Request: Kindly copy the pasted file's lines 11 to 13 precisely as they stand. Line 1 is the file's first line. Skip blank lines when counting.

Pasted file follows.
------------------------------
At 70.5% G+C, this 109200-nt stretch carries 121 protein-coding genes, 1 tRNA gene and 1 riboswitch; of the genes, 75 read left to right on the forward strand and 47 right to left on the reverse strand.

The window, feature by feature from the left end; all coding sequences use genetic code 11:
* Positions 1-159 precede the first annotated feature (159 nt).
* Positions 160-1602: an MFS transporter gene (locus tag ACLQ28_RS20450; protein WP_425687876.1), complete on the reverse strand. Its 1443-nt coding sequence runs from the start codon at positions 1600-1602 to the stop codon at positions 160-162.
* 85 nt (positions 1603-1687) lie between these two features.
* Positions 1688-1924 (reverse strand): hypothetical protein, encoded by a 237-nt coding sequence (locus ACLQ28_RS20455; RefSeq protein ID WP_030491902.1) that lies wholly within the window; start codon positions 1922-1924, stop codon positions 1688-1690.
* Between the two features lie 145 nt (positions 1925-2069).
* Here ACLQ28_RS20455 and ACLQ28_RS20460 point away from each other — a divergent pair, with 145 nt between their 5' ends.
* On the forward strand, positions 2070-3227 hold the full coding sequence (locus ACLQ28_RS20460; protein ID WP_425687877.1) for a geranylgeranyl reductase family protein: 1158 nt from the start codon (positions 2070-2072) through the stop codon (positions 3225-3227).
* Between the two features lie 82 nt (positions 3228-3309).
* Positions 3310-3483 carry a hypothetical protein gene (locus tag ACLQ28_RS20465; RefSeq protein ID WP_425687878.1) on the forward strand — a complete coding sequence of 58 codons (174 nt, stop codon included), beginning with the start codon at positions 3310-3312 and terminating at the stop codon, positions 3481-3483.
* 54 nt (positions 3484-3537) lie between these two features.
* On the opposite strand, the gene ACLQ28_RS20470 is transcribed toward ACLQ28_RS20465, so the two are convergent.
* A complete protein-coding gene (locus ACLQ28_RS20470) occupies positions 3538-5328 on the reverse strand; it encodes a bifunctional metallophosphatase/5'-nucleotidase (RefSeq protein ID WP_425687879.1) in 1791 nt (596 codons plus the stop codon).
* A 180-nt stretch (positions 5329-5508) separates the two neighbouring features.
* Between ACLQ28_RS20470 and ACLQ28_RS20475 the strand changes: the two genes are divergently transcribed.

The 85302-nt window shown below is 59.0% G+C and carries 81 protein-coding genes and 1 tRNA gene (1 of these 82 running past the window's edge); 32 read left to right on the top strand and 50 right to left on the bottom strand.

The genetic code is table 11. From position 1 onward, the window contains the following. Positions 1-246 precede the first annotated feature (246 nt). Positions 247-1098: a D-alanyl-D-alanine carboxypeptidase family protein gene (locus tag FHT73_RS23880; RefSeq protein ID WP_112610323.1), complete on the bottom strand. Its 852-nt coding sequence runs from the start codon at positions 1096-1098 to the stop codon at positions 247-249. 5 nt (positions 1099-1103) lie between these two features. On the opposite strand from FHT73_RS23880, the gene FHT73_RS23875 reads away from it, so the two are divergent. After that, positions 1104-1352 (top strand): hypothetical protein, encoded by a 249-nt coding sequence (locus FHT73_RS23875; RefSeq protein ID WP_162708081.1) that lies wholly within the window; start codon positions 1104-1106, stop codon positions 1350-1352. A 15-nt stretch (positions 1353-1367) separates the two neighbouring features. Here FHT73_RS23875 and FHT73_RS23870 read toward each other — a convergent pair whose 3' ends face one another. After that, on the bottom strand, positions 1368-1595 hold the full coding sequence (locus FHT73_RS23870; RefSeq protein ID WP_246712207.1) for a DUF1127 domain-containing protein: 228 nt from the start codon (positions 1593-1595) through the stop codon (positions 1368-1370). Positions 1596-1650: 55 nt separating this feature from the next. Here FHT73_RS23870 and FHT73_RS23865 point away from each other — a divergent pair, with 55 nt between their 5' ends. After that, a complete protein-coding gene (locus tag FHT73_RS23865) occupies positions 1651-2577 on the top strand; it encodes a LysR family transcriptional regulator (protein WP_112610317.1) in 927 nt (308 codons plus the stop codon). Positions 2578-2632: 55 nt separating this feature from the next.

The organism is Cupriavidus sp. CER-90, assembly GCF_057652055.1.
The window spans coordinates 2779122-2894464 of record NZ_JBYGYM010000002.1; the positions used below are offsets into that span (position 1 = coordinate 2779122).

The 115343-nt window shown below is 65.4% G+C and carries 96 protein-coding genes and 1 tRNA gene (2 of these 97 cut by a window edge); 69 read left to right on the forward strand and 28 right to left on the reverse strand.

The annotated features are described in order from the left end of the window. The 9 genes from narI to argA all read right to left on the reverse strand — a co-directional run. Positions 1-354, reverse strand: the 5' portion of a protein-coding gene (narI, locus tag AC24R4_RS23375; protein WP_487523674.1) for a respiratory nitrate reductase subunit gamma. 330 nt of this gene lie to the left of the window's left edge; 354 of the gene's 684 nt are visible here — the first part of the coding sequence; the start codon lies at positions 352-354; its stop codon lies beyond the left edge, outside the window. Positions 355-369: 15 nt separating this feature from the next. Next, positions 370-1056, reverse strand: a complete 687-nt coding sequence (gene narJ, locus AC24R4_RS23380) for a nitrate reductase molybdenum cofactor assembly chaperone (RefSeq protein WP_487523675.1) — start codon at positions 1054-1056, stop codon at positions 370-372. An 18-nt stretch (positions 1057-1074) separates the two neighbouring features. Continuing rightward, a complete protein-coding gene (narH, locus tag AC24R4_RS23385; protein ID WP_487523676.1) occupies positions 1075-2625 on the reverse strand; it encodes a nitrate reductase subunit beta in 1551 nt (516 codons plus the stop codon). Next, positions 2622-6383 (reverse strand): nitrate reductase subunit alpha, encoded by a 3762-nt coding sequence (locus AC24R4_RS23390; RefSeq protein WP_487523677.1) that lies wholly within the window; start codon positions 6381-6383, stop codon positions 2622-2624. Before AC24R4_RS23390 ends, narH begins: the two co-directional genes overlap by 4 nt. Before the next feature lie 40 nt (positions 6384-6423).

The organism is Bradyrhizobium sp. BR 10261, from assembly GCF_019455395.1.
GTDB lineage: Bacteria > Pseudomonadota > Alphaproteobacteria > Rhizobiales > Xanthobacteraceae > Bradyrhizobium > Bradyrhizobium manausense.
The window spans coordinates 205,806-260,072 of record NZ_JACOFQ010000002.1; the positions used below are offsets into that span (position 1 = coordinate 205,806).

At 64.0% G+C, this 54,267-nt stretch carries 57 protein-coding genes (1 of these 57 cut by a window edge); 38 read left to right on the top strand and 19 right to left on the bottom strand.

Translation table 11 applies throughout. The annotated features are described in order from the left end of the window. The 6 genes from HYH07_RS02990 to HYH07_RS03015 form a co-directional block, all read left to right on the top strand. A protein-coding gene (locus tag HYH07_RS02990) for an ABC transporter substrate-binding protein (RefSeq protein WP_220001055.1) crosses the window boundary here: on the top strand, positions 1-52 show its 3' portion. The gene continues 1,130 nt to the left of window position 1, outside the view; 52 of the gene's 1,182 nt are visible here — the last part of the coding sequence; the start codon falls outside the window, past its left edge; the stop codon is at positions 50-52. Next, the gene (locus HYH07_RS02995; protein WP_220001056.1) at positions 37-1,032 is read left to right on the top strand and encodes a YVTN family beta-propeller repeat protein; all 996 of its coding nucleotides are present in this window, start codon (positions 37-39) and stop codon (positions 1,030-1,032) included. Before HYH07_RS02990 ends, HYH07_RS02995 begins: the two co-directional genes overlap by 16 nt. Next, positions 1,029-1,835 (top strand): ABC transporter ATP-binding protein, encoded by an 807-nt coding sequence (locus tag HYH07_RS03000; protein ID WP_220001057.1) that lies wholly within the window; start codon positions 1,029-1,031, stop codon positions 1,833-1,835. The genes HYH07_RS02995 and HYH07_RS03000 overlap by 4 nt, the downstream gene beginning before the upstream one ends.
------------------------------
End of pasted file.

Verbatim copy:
* Positions 3310-3483 carry a hypothetical protein gene (locus tag ACLQ28_RS20465; RefSeq protein ID WP_425687878.1) on the forward strand — a complete coding sequence of 58 codons (174 nt, stop codon included), beginning with the start codon at positions 3310-3312 and terminating at the stop codon, positions 3481-3483.
* 54 nt (positions 3484-3537) lie between these two features.
* On the opposite strand, the gene ACLQ28_RS20470 is transcribed toward ACLQ28_RS20465, so the two are convergent.